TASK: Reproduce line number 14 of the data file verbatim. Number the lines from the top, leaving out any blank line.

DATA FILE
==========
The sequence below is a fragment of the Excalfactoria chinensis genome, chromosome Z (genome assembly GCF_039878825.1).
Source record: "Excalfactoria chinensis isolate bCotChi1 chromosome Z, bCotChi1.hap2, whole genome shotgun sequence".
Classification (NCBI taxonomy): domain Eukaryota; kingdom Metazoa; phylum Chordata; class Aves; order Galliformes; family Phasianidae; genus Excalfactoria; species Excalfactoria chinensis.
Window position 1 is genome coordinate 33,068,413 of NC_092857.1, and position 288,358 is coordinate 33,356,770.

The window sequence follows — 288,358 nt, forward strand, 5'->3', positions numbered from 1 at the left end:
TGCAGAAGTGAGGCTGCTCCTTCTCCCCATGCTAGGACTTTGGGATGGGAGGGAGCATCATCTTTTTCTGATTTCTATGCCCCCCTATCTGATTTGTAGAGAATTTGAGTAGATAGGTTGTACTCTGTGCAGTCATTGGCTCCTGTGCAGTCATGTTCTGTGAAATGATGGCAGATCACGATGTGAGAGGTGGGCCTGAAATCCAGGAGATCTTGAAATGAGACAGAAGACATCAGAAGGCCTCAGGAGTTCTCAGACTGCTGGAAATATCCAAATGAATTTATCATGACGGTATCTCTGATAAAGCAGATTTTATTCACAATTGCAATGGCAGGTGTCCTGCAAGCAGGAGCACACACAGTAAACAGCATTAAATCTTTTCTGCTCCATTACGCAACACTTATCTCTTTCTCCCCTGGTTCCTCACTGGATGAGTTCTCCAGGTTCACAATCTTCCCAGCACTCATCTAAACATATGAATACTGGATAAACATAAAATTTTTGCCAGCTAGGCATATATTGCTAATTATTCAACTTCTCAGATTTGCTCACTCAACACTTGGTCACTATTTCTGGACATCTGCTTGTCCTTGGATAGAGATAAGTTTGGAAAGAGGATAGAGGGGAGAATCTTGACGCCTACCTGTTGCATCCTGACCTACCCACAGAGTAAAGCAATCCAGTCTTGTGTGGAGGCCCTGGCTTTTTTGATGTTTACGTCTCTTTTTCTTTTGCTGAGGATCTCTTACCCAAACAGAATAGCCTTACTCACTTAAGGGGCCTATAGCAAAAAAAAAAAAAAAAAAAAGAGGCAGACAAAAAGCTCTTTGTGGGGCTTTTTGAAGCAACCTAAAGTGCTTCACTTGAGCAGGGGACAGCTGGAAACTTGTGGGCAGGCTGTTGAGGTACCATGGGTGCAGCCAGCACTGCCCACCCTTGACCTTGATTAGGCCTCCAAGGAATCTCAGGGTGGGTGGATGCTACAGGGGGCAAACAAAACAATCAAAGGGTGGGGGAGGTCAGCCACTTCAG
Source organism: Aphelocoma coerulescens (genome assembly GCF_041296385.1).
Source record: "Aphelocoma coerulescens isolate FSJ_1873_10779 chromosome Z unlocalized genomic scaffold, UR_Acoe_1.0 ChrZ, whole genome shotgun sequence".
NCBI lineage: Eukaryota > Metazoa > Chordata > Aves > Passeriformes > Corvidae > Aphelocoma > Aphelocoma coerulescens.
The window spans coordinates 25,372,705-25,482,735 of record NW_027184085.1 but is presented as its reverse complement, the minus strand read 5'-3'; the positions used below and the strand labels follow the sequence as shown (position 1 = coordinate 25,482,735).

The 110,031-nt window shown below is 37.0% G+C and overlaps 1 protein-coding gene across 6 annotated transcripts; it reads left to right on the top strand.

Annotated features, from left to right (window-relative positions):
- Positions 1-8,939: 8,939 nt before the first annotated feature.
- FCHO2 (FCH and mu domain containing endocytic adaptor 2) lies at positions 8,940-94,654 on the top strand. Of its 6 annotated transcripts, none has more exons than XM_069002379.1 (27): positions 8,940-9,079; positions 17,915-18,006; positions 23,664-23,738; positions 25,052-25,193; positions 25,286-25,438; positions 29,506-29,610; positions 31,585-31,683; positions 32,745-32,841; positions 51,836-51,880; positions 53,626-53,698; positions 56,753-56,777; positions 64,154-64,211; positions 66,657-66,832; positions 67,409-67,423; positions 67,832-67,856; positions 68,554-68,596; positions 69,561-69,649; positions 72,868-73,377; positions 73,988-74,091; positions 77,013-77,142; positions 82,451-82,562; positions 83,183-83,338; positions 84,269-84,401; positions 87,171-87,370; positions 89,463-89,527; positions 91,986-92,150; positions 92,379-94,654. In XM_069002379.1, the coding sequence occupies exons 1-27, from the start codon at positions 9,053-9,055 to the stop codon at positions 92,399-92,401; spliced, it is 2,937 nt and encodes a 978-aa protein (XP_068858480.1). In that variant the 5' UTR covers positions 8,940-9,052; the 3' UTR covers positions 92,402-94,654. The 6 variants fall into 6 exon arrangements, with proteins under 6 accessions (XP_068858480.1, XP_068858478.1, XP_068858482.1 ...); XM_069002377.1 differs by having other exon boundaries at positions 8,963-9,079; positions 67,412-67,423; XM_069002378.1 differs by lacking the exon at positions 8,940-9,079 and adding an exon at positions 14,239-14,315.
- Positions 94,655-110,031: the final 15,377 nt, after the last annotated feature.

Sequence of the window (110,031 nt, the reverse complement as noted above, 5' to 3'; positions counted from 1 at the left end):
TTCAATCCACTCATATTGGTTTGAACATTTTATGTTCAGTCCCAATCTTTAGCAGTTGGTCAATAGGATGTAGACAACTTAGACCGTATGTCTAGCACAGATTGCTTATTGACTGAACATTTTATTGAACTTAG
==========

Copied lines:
- FCHO2 (FCH and mu domain containing endocytic adaptor 2) lies at positions 8,940-94,654 on the top strand. Of its 6 annotated transcripts, none has more exons than XM_069002379.1 (27): positions 8,940-9,079; positions 17,915-18,006; positions 23,664-23,738; positions 25,052-25,193; positions 25,286-25,438; positions 29,506-29,610; positions 31,585-31,683; positions 32,745-32,841; positions 51,836-51,880; positions 53,626-53,698; positions 56,753-56,777; positions 64,154-64,211; positions 66,657-66,832; positions 67,409-67,423; positions 67,832-67,856; positions 68,554-68,596; positions 69,561-69,649; positions 72,868-73,377; positions 73,988-74,091; positions 77,013-77,142; positions 82,451-82,562; positions 83,183-83,338; positions 84,269-84,401; positions 87,171-87,370; positions 89,463-89,527; positions 91,986-92,150; positions 92,379-94,654. In XM_069002379.1, the coding sequence occupies exons 1-27, from the start codon at positions 9,053-9,055 to the stop codon at positions 92,399-92,401; spliced, it is 2,937 nt and encodes a 978-aa protein (XP_068858480.1). In that variant the 5' UTR covers positions 8,940-9,052; the 3' UTR covers positions 92,402-94,654. The 6 variants fall into 6 exon arrangements, with proteins under 6 accessions (XP_068858480.1, XP_068858478.1, XP_068858482.1 ...); XM_069002377.1 differs by having other exon boundaries at positions 8,963-9,079; positions 67,412-67,423; XM_069002378.1 differs by lacking the exon at positions 8,940-9,079 and adding an exon at positions 14,239-14,315.